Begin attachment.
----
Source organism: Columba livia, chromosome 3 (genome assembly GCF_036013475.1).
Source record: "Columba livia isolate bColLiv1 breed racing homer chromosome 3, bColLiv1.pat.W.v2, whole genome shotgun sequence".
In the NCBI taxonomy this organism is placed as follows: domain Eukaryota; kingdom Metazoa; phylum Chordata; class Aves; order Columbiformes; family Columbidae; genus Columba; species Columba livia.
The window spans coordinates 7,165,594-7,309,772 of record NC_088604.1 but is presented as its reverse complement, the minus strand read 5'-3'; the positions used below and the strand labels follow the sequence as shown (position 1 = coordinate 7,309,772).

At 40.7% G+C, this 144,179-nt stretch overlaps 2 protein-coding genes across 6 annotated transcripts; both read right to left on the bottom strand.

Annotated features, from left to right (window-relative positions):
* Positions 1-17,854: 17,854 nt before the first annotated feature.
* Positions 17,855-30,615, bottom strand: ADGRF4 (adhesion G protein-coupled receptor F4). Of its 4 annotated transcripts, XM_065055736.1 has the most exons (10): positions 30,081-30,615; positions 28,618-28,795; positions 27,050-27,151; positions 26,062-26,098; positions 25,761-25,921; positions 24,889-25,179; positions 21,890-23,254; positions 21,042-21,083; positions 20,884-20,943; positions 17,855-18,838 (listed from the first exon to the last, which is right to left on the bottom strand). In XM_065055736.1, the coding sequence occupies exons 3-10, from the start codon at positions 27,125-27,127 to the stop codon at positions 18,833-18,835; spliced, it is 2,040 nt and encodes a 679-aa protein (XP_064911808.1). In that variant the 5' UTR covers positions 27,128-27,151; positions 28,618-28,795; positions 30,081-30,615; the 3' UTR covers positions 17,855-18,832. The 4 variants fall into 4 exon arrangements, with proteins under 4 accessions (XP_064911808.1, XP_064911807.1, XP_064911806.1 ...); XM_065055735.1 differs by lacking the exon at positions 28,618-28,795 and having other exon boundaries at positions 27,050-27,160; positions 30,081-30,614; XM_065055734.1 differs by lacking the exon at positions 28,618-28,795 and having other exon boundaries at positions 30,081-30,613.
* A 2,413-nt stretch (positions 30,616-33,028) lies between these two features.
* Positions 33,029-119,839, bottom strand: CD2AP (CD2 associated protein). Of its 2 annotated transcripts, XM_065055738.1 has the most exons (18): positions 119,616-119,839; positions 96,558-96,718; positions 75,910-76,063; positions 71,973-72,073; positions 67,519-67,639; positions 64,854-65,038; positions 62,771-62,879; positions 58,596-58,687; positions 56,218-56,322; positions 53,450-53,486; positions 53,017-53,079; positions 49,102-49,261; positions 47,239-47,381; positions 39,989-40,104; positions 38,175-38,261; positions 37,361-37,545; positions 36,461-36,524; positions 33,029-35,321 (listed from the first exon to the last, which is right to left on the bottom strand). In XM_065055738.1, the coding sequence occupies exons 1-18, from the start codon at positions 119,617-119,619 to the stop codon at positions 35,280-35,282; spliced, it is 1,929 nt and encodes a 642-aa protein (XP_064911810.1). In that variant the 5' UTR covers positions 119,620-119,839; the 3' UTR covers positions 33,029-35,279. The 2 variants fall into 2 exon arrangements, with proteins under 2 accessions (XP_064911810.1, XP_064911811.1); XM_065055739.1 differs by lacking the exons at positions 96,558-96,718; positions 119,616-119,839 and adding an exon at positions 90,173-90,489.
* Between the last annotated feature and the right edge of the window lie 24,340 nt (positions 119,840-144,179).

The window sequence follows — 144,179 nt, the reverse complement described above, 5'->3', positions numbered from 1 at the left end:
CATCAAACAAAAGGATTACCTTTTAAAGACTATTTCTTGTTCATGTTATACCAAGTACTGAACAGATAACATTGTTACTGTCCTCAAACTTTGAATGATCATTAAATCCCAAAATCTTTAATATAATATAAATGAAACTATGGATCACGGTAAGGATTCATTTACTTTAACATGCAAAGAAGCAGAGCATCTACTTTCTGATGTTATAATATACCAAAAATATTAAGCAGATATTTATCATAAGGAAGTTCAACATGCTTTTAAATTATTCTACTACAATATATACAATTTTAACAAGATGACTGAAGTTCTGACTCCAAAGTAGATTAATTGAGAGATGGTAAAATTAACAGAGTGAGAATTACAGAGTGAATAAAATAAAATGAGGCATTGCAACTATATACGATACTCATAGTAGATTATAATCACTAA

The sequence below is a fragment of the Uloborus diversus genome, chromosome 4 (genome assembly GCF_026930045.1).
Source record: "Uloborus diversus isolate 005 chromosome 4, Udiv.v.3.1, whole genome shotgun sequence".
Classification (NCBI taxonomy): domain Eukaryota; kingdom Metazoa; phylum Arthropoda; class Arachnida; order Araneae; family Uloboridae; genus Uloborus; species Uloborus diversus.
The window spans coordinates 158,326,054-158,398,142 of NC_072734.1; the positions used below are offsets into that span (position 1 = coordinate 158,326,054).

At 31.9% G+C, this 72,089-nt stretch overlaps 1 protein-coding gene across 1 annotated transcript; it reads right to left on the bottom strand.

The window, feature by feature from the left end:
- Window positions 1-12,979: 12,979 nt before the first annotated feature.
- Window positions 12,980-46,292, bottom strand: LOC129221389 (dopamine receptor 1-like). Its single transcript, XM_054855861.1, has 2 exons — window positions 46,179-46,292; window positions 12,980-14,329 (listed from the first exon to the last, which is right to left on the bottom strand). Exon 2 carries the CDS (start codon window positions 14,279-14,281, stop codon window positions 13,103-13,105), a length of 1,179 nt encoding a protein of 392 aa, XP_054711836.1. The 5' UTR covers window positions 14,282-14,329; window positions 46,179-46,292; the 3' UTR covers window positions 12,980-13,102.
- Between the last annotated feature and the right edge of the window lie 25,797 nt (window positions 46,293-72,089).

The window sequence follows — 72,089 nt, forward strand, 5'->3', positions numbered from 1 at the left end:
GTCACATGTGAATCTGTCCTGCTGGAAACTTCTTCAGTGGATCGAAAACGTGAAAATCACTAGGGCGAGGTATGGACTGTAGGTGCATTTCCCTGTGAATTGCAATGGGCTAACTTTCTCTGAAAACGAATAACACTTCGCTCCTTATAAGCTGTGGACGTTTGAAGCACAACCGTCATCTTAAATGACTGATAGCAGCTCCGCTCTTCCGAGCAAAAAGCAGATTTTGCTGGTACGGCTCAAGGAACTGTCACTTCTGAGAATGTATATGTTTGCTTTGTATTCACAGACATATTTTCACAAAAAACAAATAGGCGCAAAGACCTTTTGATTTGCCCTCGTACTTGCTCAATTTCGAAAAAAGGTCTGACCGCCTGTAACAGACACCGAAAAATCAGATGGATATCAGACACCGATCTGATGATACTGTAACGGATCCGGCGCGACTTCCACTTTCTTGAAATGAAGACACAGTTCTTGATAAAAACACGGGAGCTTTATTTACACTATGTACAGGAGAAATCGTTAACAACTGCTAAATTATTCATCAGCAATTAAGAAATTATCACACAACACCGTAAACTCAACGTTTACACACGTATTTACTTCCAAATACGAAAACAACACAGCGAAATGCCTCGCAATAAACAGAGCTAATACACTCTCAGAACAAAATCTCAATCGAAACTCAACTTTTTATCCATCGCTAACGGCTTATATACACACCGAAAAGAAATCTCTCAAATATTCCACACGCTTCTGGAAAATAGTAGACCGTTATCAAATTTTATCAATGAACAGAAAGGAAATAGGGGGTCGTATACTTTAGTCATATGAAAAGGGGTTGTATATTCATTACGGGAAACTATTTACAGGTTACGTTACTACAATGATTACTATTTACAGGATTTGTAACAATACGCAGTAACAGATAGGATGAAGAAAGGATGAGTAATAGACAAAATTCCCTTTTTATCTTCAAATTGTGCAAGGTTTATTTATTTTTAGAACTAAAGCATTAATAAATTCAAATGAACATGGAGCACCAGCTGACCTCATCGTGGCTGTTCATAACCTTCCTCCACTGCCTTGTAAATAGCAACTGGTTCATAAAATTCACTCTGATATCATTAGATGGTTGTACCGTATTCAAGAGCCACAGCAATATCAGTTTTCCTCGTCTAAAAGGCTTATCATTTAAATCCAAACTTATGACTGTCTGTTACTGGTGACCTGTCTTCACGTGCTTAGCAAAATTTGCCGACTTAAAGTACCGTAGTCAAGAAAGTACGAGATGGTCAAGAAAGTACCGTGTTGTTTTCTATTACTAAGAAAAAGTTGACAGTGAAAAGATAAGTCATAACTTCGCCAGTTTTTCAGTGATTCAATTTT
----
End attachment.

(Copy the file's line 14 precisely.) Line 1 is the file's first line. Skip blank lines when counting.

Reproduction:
The sequence below is a fragment of the Uloborus diversus genome, chromosome 4 (genome assembly GCF_026930045.1).